export const search = async (text) => {
  const vector = await getEmbedding(text);
  const searchQuery = db.prepare(`
    WITH matching_products AS (
      SELECT rowid
      FROM products_vss
      WHERE vss_search(vector, ?)
      AND distance < 1.5
      ORDER BY distance ASC
      LIMIT 20
    SELECT p.*
    FROM products p
    INNER JOIN matching_products mp ON = mp.rowid;

  return searchQuery.all(JSON.stringify(vector));

In the SQL query, we look for the top 20 closest matching products based on vector similarity and a distance threshold of less than 1.5 (0 would be an exact match; the higher the distance, the less similarity). We then match the result with detailed information from the products table by joining the product id on the rowid from the temporary matching_products result.

Using SQLite Vector Similarity Search for Matching and Recommendations

Apart from understanding meaning instead of only matching keywords, another significant advantage of a vector and text embedding-powered search is that we’re not limited to only a few words.

const similarProducts = search(`${} ${product.description}`);

Imagine product.description is a 2,000-word essay. With a traditional keyword search-based approach, the above code will lead to appalling results. But using text embeddings and an algorithm comparing distances between vectors, finding products similar to a particular other product is as easy as shown above.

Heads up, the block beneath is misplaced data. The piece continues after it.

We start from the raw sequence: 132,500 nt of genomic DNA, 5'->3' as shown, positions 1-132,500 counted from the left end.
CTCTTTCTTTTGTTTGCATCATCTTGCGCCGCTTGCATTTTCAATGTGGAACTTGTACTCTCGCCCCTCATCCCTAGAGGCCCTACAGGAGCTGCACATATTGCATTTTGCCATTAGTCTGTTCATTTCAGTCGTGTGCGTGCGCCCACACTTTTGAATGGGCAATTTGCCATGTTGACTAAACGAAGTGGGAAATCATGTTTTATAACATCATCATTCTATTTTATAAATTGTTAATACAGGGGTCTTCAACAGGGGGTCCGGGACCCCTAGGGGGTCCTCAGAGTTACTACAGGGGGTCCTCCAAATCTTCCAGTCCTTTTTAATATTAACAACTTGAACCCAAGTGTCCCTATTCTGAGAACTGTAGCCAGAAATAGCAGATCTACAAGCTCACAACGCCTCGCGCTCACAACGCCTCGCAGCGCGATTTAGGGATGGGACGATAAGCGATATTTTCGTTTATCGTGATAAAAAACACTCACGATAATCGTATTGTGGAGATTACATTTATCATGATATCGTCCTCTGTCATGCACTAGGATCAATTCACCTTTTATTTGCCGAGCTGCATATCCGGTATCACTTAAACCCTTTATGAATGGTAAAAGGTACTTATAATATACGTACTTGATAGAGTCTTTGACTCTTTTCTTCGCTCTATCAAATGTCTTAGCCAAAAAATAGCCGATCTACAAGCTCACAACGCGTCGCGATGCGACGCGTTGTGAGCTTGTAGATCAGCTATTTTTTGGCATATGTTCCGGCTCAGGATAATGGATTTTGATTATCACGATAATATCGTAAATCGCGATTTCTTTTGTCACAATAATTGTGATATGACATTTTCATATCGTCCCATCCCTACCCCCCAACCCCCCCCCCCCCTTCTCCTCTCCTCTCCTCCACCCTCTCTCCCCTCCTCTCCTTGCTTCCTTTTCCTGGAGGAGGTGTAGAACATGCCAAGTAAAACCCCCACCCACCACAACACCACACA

To see how to use this approach in practice, check out my other article, where we use Vector Search with SQLite in a Nuxt 3 application.

Wrapping It Up

In this guide, we’ve seen how text embeddings and vector search algorithms empower us to build systems that grasp user intent beyond mere keywords, paving the way for sophisticated recommendation systems and more.

SQLite, enhanced by the VSS vector search plugin, proves to be an invaluable tool for quickly launching vector-based databases, suitable for both pet projects and small to medium-scale production applications.

This guide aims to inspire and equip you with the knowledge to implement these advanced search features in your projects, highlighting the potential of AI for use cases different from chatbot-like tools.